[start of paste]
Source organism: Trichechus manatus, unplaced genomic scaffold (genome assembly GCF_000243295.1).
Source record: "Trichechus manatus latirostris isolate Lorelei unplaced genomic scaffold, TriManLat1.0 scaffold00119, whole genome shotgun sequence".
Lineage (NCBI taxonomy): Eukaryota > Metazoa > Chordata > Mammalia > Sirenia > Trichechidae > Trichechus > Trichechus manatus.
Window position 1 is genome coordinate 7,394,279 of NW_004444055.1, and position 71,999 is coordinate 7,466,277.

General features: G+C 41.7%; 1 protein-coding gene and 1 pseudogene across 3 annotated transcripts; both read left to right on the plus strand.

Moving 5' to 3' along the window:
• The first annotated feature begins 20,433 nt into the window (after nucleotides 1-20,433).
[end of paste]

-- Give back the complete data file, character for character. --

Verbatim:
Source organism: Trichechus manatus, unplaced genomic scaffold (genome assembly GCF_000243295.1).
Source record: "Trichechus manatus latirostris isolate Lorelei unplaced genomic scaffold, TriManLat1.0 scaffold00119, whole genome shotgun sequence".
Lineage (NCBI taxonomy): Eukaryota > Metazoa > Chordata > Mammalia > Sirenia > Trichechidae > Trichechus > Trichechus manatus.
Window position 1 is genome coordinate 7,394,279 of NW_004444055.1, and position 71,999 is coordinate 7,466,277.

General features: G+C 41.7%; 1 protein-coding gene and 1 pseudogene across 3 annotated transcripts; both read left to right on the plus strand.

Moving 5' to 3' along the window:
• The first annotated feature begins 20,433 nt into the window (after nucleotides 1-20,433).